The remaining Irish Volunteers, who ignored Redmond's call, consisted mostly of members of the IRB and other nationalists groups. Those Volunteers were the main force that took part in the Easter Rising in 1916.

During the week of the Easter Rising Harry and his brother Edmund fought in the General Post Office (GPO) garrison.

After the surrender on April 29, Harry was amongst the 191 volunteers who faced a Field General Court Martial. Field General Court Martial.  He was charged

with "taking part in an armed rebellion and in the waging of  war against His Majesty the King, such act being of such a nature as to be calculated to be prejudicial to the Defence of  the Realm and being done with the intention and for the purpose of assisting then enemy".

 He was found guilty and sentenced to ten years penal servitude. After a short stay in Mountjoy Jail in Dublin he was transferred to Dartmoor prison in Devon in England and afterwards to Lewis prison in Sussex before being released in 1917.  It was during his time in prison that he and his fellow prisoners decided to contest the forthcoming British General Election in 1918 as Sinn Fein candidates. Instead of  taking their seats in Westminster parliament they would convene their own parliament in Dublin.

After his release from prison he opened a tailor shop in Abbey Street in Dublin that doubled as a communications center for the IRB.  He ran as a Sinn Fein candidate in the 1918 General Election and was elected for South Roscommon. When the First Dáil Eireann was meeting in January 1919 Boland was not present.  Both he and Michael Collins were on their way to England where, in February, they successfully freed de Valera from Lincoln jail.  During the convening of the Dail others answered the roll call for them and they were officially marked present. At the third Dail meeting in April de Valera replaced Cathal Brugha as Príomh Aire (Prime Minister)

After de Valera took office he appointed Boland special envoy to the United States. He arrived in the U.S. in June of 1919.  In his possession was a document entitled  ‘Ireland’s Address to the Free Nations of the World’, otherwise known as Ireland’s Claim to Independence, which had been proclaimed at the First Dáil and published by Fergus O’Connor. As the document was suppressed by the British  Boland concealed it during his journey in the soles of his boots.  For the next two to three years he travelled the country campaigning for recognition of the Irish Republic. He also helped raise funds for the of Bureau of Military History .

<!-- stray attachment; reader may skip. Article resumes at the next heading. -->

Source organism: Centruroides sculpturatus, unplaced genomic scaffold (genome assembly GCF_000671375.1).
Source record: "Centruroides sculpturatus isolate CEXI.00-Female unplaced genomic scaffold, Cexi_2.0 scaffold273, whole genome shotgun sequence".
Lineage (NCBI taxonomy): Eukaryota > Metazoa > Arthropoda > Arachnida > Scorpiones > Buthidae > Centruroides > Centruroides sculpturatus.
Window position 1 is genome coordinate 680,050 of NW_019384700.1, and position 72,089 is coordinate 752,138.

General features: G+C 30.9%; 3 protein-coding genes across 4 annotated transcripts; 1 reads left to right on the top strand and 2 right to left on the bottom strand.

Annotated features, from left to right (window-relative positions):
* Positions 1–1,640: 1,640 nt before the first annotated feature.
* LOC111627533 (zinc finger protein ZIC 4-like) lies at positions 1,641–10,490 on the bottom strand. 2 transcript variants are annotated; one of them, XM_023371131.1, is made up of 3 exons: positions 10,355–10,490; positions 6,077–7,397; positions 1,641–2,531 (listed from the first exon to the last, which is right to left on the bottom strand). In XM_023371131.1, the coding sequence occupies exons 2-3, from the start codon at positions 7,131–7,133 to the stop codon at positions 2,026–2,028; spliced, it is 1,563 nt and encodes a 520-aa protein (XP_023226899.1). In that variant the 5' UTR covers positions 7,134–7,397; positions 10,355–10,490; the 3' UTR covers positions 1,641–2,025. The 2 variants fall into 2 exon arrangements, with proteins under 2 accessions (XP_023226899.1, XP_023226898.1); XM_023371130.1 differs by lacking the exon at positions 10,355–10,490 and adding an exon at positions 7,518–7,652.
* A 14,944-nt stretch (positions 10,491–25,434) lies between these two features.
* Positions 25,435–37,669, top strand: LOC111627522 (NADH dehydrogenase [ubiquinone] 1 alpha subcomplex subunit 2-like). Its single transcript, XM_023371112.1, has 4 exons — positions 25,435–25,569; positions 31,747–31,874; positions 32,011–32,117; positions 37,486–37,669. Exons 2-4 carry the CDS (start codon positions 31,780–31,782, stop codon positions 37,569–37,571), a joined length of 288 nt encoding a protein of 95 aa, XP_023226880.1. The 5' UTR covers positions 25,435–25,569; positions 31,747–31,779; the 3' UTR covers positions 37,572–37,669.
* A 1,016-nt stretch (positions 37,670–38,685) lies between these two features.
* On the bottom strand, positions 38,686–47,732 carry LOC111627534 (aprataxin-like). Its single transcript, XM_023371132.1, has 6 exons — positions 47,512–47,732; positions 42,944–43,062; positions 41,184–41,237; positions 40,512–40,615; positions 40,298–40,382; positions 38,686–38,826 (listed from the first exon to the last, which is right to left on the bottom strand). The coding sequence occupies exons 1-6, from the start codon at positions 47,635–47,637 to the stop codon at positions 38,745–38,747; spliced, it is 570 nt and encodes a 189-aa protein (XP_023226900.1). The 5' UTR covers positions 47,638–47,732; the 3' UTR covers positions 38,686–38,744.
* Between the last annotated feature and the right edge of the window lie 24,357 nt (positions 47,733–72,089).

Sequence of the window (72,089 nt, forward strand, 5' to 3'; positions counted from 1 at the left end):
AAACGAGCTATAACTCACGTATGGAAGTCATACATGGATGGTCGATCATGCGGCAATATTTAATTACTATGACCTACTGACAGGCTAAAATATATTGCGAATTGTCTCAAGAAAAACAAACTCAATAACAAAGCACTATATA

Boland worked closely with both Collins and de Valera  in organizing and planning strategy prior too and during the War Independence. He disagreed with the terms of the Anglo-Irish Treaty signed on December 6, 1921 and sided with the anti-Treaty forces. As a consequence he parted company with Collins who was a member of the delegation that negotiated and singed the Treaty.  In 1922, he was re-elected to the Dáil. He was the principal intermediary between the treaty's supporters and opponents leading up to the onset of the Civil War.

Boland was shot by an officerof the Irish Free State Army on 31 July 1922 in the Skerries Grand Hotel in Dublin shortly after the onset of the civil War. . Two officers entered his room, one of whom shot and mortally wounded him. He was unarmed.  He refused to name his killer when asked by his sister Kathleen. The only thing he told her was that his killer was a friend who was in prison with him.

He died several days later in St. Vincent's Hospital.

He is buried in Glasnevin Cemetery.



(1)  The Gaelic League was founded in 1893 by Douglas Hyde to foster the revival of the Gaelic culture including  its language, folklore, sports and arts that over the centuries of British occupation were forcefully subverted and denigrated in an calculated attempt to destroy all semblance of the  Irish identity The League's first newspaper was An Claidheamh Soluis (The Sword of Light) and its most noted editor was Patrick Pearse.


(2)  At that time the IRB was more or less stagnant . In 1905 two young Ulster Republicans, Denis McCullough and Bulmer Hobson founded the Dungannon Clubs whose purpose was to encourage young Irishmen to join the IRB instead of enlisting in the British Army.  Their  ultimate goal was complete independence from Britain and the establishment of an  Irish Republic. In 1908 Tom Clarke and Sean McDiarmada joined up with McCullough and Hobson in preparation leading up to the Easter Rising in 1916. 


Contributed by;  Tomás Ó Coısdealha

cemetery AND grave location

Name:    Glasnevin Cemetery                                      PHONE NO.    011 353 1 830-1133

ADDRESS:   Finglas Road, Glasnevin, Dublin 11, Ireland

LOCATION:  Republican Plot.




Back to Biographies                                                                                                                                                                        Posted  12/05/2013